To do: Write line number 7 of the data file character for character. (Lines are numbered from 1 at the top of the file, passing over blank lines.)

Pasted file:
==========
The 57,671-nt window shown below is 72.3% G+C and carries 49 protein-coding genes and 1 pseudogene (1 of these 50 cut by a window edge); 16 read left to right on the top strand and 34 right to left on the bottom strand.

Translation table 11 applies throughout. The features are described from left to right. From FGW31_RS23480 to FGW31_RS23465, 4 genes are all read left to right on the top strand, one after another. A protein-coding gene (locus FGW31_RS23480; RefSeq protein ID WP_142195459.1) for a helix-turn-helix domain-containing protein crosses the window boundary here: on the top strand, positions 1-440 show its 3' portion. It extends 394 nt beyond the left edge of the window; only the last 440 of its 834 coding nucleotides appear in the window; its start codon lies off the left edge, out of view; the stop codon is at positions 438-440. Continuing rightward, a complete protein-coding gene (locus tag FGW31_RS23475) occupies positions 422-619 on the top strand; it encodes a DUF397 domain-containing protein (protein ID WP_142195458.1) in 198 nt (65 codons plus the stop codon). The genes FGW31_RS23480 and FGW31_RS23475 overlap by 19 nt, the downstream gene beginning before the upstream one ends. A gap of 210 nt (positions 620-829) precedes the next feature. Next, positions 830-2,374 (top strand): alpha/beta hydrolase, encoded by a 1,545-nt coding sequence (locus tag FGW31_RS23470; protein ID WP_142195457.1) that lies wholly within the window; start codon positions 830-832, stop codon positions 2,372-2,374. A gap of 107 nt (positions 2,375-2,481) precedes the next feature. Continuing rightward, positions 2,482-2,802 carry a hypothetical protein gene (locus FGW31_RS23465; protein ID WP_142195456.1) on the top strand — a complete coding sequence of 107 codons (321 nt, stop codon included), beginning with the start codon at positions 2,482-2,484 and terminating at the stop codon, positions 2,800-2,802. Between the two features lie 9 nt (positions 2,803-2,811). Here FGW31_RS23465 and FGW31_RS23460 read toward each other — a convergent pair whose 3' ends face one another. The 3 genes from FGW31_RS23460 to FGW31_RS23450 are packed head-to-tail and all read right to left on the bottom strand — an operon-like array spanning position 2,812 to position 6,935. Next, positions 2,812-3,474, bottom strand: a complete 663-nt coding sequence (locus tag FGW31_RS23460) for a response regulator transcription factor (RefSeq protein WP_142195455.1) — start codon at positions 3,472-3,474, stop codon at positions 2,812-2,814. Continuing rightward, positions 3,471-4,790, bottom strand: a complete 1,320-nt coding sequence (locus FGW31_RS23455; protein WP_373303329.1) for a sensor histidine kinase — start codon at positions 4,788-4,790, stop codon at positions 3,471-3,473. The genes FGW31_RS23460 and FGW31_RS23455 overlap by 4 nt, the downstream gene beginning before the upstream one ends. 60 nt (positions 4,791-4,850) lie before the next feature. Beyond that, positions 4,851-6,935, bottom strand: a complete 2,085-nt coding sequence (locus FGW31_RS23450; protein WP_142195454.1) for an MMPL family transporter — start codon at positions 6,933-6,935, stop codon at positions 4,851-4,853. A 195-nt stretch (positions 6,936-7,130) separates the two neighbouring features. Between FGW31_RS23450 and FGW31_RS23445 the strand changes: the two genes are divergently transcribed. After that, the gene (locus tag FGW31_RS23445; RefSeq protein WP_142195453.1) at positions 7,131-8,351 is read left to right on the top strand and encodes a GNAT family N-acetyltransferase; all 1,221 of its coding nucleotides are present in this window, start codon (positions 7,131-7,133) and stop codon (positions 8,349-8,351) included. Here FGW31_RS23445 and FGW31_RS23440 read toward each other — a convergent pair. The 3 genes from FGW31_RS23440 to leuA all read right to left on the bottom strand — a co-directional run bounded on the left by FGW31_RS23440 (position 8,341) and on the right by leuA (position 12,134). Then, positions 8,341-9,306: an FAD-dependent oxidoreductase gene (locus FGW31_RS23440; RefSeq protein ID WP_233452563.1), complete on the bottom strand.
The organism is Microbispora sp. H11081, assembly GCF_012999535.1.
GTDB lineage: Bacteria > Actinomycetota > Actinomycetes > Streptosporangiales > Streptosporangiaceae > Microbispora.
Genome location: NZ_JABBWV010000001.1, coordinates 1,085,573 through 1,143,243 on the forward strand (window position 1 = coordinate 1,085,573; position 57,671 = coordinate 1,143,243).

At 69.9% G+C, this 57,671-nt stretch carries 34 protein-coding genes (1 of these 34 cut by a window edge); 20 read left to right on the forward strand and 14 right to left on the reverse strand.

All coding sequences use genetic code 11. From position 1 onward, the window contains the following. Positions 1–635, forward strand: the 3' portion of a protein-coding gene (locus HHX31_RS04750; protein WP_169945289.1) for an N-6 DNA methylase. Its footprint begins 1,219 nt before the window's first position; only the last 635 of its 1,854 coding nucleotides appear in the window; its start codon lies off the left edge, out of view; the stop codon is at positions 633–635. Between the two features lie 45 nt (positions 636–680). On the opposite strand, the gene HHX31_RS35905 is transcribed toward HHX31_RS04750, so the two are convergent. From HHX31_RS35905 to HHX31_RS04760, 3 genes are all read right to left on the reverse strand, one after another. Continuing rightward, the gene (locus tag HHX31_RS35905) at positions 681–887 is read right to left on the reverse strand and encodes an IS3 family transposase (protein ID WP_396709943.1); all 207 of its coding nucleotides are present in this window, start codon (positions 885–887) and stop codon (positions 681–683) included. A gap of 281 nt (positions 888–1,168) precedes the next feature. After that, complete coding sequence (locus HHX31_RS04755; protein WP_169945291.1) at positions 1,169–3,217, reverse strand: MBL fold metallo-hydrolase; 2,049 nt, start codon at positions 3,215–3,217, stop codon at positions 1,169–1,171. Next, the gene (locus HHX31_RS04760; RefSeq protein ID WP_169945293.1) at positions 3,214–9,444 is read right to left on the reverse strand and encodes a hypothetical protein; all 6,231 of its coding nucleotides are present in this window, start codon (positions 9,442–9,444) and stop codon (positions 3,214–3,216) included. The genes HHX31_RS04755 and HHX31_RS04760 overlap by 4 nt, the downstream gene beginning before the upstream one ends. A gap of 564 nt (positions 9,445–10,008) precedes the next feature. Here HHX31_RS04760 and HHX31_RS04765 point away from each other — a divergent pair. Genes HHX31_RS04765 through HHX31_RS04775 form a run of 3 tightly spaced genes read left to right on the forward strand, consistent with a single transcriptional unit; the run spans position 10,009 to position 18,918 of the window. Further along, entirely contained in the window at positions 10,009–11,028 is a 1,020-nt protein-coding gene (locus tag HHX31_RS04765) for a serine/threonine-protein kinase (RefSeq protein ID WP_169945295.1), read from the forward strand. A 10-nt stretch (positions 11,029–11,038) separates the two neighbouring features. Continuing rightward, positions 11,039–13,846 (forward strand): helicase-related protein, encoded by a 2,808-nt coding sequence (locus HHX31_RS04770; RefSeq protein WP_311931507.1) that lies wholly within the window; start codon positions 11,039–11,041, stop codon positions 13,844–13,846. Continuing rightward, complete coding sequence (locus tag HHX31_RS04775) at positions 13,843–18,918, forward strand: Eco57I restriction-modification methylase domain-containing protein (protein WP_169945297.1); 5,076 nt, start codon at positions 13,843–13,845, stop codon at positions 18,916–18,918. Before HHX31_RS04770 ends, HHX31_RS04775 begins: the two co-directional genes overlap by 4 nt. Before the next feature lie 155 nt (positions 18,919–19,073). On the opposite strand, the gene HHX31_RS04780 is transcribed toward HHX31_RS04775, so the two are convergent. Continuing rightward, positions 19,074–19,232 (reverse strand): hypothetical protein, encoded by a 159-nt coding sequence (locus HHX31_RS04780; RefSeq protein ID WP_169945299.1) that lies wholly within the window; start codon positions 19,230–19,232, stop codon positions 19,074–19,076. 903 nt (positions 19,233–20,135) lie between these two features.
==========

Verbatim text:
All coding sequences use genetic code 11. From position 1 onward, the window contains the following. Positions 1–635, forward strand: the 3' portion of a protein-coding gene (locus HHX31_RS04750; protein WP_169945289.1) for an N-6 DNA methylase. Its footprint begins 1,219 nt before the window's first position; only the last 635 of its 1,854 coding nucleotides appear in the window; its start codon lies off the left edge, out of view; the stop codon is at positions 633–635. Between the two features lie 45 nt (positions 636–680). On the opposite strand, the gene HHX31_RS35905 is transcribed toward HHX31_RS04750, so the two are convergent. From HHX31_RS35905 to HHX31_RS04760, 3 genes are all read right to left on the reverse strand, one after another. Continuing rightward, the gene (locus tag HHX31_RS35905) at positions 681–887 is read right to left on the reverse strand and encodes an IS3 family transposase (protein ID WP_396709943.1); all 207 of its coding nucleotides are present in this window, start codon (positions 885–887) and stop codon (positions 681–683) included. A gap of 281 nt (positions 888–1,168) precedes the next feature. After that, complete coding sequence (locus HHX31_RS04755; protein WP_169945291.1) at positions 1,169–3,217, reverse strand: MBL fold metallo-hydrolase; 2,049 nt, start codon at positions 3,215–3,217, stop codon at positions 1,169–1,171. Next, the gene (locus HHX31_RS04760; RefSeq protein ID WP_169945293.1) at positions 3,214–9,444 is read right to left on the reverse strand and encodes a hypothetical protein; all 6,231 of its coding nucleotides are present in this window, start codon (positions 9,442–9,444) and stop codon (positions 3,214–3,216) included. The genes HHX31_RS04755 and HHX31_RS04760 overlap by 4 nt, the downstream gene beginning before the upstream one ends. A gap of 564 nt (positions 9,445–10,008) precedes the next feature. Here HHX31_RS04760 and HHX31_RS04765 point away from each other — a divergent pair. Genes HHX31_RS04765 through HHX31_RS04775 form a run of 3 tightly spaced genes read left to right on the forward strand, consistent with a single transcriptional unit; the run spans position 10,009 to position 18,918 of the window. Further along, entirely contained in the window at positions 10,009–11,028 is a 1,020-nt protein-coding gene (locus tag HHX31_RS04765) for a serine/threonine-protein kinase (RefSeq protein ID WP_169945295.1), read from the forward strand. A 10-nt stretch (positions 11,029–11,038) separates the two neighbouring features. Continuing rightward, positions 11,039–13,846 (forward strand): helicase-related protein, encoded by a 2,808-nt coding sequence (locus HHX31_RS04770; RefSeq protein WP_311931507.1) that lies wholly within the window; start codon positions 11,039–11,041, stop codon positions 13,844–13,846. Continuing rightward, complete coding sequence (locus tag HHX31_RS04775) at positions 13,843–18,918, forward strand: Eco57I restriction-modification methylase domain-containing protein (protein WP_169945297.1); 5,076 nt, start codon at positions 13,843–13,845, stop codon at positions 18,916–18,918. Before HHX31_RS04770 ends, HHX31_RS04775 begins: the two co-directional genes overlap by 4 nt. Before the next feature lie 155 nt (positions 18,919–19,073). On the opposite strand, the gene HHX31_RS04780 is transcribed toward HHX31_RS04775, so the two are convergent. Continuing rightward, positions 19,074–19,232 (reverse strand): hypothetical protein, encoded by a 159-nt coding sequence (locus HHX31_RS04780; RefSeq protein ID WP_169945299.1) that lies wholly within the window; start codon positions 19,230–19,232, stop codon positions 19,074–19,076. 903 nt (positions 19,233–20,135) lie between these two features.